A lot or a little?
The parents' guide to what's in this TV show.
What parents need to know
Parents need to know that this informative, kid-friendly show explains just about everything there is to know about the modern railroad system. There's no sex or drugs or bad language, just trains, trains, and more trains. Many railroad companies are mentioned by name, and sometimes even specific routes that have historic significance.
What's the story?
In EXTREME TRAINS, host Matt Bown travels across the country to ride some of the most important railroads in the industry, including the super-fast Acela passenger line, a Pennsylvania coal train that tackles some ofthe region's toughest terrain, and the critical Los Angeles-to-Dallas freight connection. Bown explains just about everything that anybody would ever need to know about how trains work, what it takes to keep them moving across the tracks, what can go wrong, how they're repaired, and who keeps their hands on the throttles. The show is packed with footage of both trains in action and the people who work with them, along with plenty of clever computer graphics that provide extra details on how these powerful machines function.
Is it any good?
Bown, a train conductor in real life and a lifelong railroad aficionado, is clearly having the time of his life riding these powerful trains, and his enthusiasm is infectious. He makes what might seem mundane feel exciting and imparts a wealth of inside information about the rail industry. But parts of the show might seem a bit too esoteric to people who don't share his love of the railroad. Sure, it's interesting to see how steep a hill is too steep, but viewers might not need to learn the inner workings of both the specialized machines designed to remove the spikes that hold the tracks in the ground and the automated glue guns that fill in the resulting holes.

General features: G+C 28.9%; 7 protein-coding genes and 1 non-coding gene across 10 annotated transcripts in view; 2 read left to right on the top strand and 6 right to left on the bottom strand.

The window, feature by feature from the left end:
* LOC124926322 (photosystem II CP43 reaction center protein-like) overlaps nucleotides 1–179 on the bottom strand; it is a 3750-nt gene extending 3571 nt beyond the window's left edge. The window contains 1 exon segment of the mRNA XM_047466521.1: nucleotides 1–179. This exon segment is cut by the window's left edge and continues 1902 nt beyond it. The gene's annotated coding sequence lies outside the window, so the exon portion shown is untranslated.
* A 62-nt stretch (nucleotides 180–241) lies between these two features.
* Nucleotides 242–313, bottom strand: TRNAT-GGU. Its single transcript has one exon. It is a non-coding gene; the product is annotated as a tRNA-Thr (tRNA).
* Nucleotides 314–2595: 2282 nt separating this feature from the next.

Extreme Trains is a worthy entry in the ever-expanding genre of reality shows that go behind the scenes in challenging and often dangerous jobs. But, while driving a 15,000-ton coal train is certainly a difficult and specialized task, watching it doesn't deliver the same drama as, say, watching crab fishermen battle the elements in Alaska or Canadian truckers haul their loads across frozen roads.
Talk to your kids about ...
Families can talk about turning hobbies and passions into career choices -- as host Matt Bown has clearly done. Kids: What do you like to do now? Is there a way to make a career out of that? How does this show compare to other reality shows that focus on specific jobs? Why are these shows so popular today? Do you think certain types of jobs would be more interesting than others as the subject of a reality show? Do these shows go too far in glamorizing certain professions? Do you think working on a railroad would really be as interesting as this show makes it seem?